Percentage of 5xx errors to the myapp application as a ratio of total requests:

100 * (
  sum by (service) (rate(nginx_ingress_controller_requests{status=~"^5\\d\\d", namespace="myteam", service="myapp"}[3m]))
  /
  sum by (service) (rate(nginx_ingress_controller_requests{namespace="myteam", service="myapp"}[3m]))
)

Ingress access logs

Request access logs from nginx ingress controller are automatically collected and stored in Kibana.

Here are pre-configured queries for the controller logs in the following clusters:

Kibana Grafana Loki
dev-gcp dev-gcp
prod-gcp prod-gcp
dev-fss -
prod-fss -

Log fields description

Field Description
message HTTP request on the following format: "method path httpVersion"
response_code HTTP response code from nginx
x_upstream_name The application receiving the request on the following format "namespace-app-name-port"
x_upstream_status HTTP response code from the application
x_request_id Unique request ID used for correlating further requests from the application to other services

Find your access logs

In order to find your team's application access logs, you need to filter on the following fields:

  • AND x_upstream_name: my-namespace* (replace my-namespace with your namespace)

If you want to filter on a specific application, you can add the following filter:

  • AND x_upstream_name: my-namespace-my-app* (replace my-namespace with your namespace and my-app with your application name)

If you want to filter out specific HTTP response codes, you can add the following filter:

  • NOT response_code: 404 (replace 404 with the HTTP response code you want to filter out)

If you want to filter out multiple HTTP response codes, you can add the following filter:

  • NOT response_code: (404 or 503) (replace 404 and 503 with the HTTP response codes you want to filter out)

If you want to find specific HTTP methods, you can add the following filter:

  • AND message: GET* (replace GET with the HTTP method you want to filter out)

Disable your access logs

Not reccomended

Running without access logs is not reccomended and will limit your ability to audit or debug connection problems with your application.

In some cases (such as legcay applications that are using personally identifiable information as URL parameters) you might want to disable access logs for a given application. This can be done by setting the following annotation in your nais yaml:

apiVersion: nais.io/v1alpha1
kind: Application
metadata:
  name: myapplication
  namespace: myteam
  annotations:
    nginx.ingress.kubernetes.io/enable-access-log: "false"
spec:
  ...

To keep personal identifiable information out of access logs use POST data instead or switch to user identifiers that are unique to your application or domain.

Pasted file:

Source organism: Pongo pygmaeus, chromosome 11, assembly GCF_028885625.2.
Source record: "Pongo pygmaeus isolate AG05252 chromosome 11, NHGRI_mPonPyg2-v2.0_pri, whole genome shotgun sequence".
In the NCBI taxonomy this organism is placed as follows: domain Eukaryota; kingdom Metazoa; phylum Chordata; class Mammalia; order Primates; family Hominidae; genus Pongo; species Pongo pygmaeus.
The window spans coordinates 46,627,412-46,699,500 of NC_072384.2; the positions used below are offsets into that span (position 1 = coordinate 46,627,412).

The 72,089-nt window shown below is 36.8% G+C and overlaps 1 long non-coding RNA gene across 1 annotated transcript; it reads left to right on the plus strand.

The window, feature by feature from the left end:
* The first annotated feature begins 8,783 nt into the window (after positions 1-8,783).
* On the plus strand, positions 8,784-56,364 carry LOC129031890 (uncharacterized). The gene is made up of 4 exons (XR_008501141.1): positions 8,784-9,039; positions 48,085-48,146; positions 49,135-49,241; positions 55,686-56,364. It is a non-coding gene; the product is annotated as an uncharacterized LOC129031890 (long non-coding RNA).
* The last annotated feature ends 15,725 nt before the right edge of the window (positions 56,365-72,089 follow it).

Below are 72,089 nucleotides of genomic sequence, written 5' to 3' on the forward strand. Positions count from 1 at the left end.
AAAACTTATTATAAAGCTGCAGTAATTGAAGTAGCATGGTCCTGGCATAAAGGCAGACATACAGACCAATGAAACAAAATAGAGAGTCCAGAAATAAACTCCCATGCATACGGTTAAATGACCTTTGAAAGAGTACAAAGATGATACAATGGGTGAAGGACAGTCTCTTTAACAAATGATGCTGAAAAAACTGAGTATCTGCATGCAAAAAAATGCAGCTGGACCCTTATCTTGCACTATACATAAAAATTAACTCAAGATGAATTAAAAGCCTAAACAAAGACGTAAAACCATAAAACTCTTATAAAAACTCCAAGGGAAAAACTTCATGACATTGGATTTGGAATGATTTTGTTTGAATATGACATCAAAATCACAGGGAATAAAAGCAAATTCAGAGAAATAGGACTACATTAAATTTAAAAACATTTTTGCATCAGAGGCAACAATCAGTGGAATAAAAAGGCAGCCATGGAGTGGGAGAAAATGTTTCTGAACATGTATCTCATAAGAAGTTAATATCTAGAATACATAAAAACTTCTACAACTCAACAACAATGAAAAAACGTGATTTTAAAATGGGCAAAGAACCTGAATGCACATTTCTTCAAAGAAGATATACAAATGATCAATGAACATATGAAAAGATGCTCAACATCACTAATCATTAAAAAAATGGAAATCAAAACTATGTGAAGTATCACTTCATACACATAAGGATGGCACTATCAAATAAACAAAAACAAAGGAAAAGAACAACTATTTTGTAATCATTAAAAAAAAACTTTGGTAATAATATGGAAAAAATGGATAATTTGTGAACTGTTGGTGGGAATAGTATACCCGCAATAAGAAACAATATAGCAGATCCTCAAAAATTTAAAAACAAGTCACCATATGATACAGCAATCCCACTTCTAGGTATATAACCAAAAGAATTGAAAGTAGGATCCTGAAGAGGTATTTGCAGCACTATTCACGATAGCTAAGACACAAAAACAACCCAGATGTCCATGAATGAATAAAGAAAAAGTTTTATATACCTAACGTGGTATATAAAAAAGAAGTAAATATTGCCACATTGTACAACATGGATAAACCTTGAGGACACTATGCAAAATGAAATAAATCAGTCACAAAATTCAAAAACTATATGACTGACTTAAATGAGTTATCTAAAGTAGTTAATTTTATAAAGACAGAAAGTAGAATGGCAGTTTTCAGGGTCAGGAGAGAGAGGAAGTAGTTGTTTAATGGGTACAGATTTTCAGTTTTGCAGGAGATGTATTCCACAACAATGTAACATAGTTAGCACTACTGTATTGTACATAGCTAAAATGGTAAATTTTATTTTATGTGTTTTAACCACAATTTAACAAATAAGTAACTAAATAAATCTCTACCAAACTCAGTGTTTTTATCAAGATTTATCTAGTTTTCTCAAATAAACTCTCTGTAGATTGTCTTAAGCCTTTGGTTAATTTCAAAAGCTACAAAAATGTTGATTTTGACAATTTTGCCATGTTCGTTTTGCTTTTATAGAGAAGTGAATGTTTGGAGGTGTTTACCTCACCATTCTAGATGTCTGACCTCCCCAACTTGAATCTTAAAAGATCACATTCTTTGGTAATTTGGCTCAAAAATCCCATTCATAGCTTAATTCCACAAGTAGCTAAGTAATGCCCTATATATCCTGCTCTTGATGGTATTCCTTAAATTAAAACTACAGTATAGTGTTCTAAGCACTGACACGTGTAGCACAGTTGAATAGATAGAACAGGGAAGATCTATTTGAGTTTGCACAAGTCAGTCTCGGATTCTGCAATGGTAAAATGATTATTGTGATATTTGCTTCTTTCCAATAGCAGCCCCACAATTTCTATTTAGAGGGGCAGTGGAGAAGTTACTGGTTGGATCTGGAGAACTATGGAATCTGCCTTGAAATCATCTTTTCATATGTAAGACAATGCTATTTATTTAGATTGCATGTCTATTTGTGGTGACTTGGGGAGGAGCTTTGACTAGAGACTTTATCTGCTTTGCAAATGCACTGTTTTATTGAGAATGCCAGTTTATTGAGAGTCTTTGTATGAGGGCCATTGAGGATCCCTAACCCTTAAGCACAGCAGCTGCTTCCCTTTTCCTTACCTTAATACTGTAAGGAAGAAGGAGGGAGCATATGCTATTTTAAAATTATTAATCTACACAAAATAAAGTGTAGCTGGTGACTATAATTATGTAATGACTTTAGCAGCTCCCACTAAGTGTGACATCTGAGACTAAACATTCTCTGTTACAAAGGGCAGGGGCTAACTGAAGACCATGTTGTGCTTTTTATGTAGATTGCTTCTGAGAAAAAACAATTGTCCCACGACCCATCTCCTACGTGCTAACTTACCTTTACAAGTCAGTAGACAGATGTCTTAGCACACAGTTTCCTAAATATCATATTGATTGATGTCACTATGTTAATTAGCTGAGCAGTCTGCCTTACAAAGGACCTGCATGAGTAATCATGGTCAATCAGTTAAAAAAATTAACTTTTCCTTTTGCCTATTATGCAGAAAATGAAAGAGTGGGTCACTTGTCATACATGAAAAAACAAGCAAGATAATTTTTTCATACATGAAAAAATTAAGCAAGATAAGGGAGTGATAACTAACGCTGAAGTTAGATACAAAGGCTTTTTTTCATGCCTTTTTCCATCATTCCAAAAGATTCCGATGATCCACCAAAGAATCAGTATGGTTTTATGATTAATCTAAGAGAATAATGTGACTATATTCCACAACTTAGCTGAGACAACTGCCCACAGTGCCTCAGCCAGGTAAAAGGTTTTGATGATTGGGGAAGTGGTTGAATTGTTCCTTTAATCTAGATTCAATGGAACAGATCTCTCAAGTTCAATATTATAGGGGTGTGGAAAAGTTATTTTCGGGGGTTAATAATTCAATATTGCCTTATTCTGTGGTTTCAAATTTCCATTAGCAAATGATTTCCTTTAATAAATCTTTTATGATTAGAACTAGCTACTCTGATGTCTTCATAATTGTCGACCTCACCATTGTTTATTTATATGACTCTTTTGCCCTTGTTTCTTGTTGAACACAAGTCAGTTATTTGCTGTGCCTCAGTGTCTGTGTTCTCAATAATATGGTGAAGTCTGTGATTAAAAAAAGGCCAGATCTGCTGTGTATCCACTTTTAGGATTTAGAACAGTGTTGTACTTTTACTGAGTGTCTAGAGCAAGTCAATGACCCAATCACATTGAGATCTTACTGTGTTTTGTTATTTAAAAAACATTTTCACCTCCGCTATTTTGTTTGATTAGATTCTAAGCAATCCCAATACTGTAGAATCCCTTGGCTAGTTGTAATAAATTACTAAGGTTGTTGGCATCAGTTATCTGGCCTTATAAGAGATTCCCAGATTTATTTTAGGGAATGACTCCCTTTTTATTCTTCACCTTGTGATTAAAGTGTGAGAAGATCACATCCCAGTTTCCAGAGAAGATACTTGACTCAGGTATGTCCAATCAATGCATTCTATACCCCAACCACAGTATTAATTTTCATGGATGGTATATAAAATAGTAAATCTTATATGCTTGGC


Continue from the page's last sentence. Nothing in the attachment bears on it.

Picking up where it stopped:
Some debugging tips

If response_code and x_upstream_status are the same it means that the application returned this response code – not nginx. Look in the logs for the corresponding application, this is not a problem with nginx.

Here are some suggestions depending on what http status code you might recieve from nginx:

Code Suggestion
400 Bad Request If nginx returns 401 error with no further explanation and there is no x_upstream_name it means that nginx received an invalid request before it could be sent to the backend. One of the most common problems is duplicate Authorization headers.
413 Request Entity Too Large If nginx return 413 error it means that the request body is too large. This can be caused by a large file upload or a large request body. The solution is to add the proxy-body-size ingress parameter to an appropriate size.
502 Bad Gateway If nginx return 502 error but the application is returning a 2xx status code it might be caused by large response headers often cookies. The solution is the add the proxy-buffer-size to an appropriate size.

Full ingress example

apiVersion: nais.io/v1alpha1
kind: Application
metadata:
  name: myapplication
  namespace: myteam
  annotations:
    nginx.ingress.kubernetes.io/proxy-body-size: "256M"
    nginx.ingress.kubernetes.io/proxy-buffer-size: "8k"
    nginx.ingress.kubernetes.io/proxy-read-timeout: "300"
spec:
  service:
    protocol: http
  ingresses:
    - https://myapplication.nav.no
apiVersion: extensions/v1beta1
kind: Ingress
metadata:
  name: myapplication-gw-nav-no-abcd1234
  namespace: myteam
  annotations:
    nginx.ingress.kubernetes.io/backend-protocol: "HTTP"    # from ".service.protocol"
    nginx.ingress.kubernetes.io/use-regex: "true"           # this is always on
    nginx.ingress.kubernetes.io/proxy-body-size: "256M"     # copied from annotations
    nginx.ingress.kubernetes.io/proxy-buffer-size: "8k"     # copied from annotations
    nginx.ingress.kubernetes.io/proxy-read-timeout: "300"   # copied from annotations